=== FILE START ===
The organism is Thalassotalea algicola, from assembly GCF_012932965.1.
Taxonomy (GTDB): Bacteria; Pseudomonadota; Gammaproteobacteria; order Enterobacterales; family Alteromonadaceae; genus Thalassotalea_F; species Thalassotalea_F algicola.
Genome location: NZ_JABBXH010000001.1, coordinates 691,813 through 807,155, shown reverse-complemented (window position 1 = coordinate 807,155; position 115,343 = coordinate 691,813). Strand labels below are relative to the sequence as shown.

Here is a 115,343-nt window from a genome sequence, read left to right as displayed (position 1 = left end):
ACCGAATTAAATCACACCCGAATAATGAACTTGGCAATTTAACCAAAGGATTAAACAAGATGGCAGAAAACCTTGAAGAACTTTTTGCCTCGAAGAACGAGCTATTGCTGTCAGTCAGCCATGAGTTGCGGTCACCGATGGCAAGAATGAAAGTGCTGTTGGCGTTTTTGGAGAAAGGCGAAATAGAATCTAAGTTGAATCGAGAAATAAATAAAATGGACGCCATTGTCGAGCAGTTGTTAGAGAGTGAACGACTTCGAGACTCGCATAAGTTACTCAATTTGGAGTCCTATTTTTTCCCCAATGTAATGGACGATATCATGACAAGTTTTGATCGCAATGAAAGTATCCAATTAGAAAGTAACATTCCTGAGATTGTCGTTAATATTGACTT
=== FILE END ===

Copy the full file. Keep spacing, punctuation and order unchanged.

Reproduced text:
The organism is Thalassotalea algicola, from assembly GCF_012932965.1.
Taxonomy (GTDB): Bacteria; Pseudomonadota; Gammaproteobacteria; order Enterobacterales; family Alteromonadaceae; genus Thalassotalea_F; species Thalassotalea_F algicola.
Genome location: NZ_JABBXH010000001.1, coordinates 691,813 through 807,155, shown reverse-complemented (window position 1 = coordinate 807,155; position 115,343 = coordinate 691,813). Strand labels below are relative to the sequence as shown.

Here is a 115,343-nt window from a genome sequence, read left to right as displayed (position 1 = left end):
ACCGAATTAAATCACACCCGAATAATGAACTTGGCAATTTAACCAAAGGATTAAACAAGATGGCAGAAAACCTTGAAGAACTTTTTGCCTCGAAGAACGAGCTATTGCTGTCAGTCAGCCATGAGTTGCGGTCACCGATGGCAAGAATGAAAGTGCTGTTGGCGTTTTTGGAGAAAGGCGAAATAGAATCTAAGTTGAATCGAGAAATAAATAAAATGGACGCCATTGTCGAGCAGTTGTTAGAGAGTGAACGACTTCGAGACTCGCATAAGTTACTCAATTTGGAGTCCTATTTTTTCCCCAATGTAATGGACGATATCATGACAAGTTTTGATCGCAATGAAAGTATCCAATTAGAAAGTAACATTCCTGAGATTGTCGTTAATATTGACTT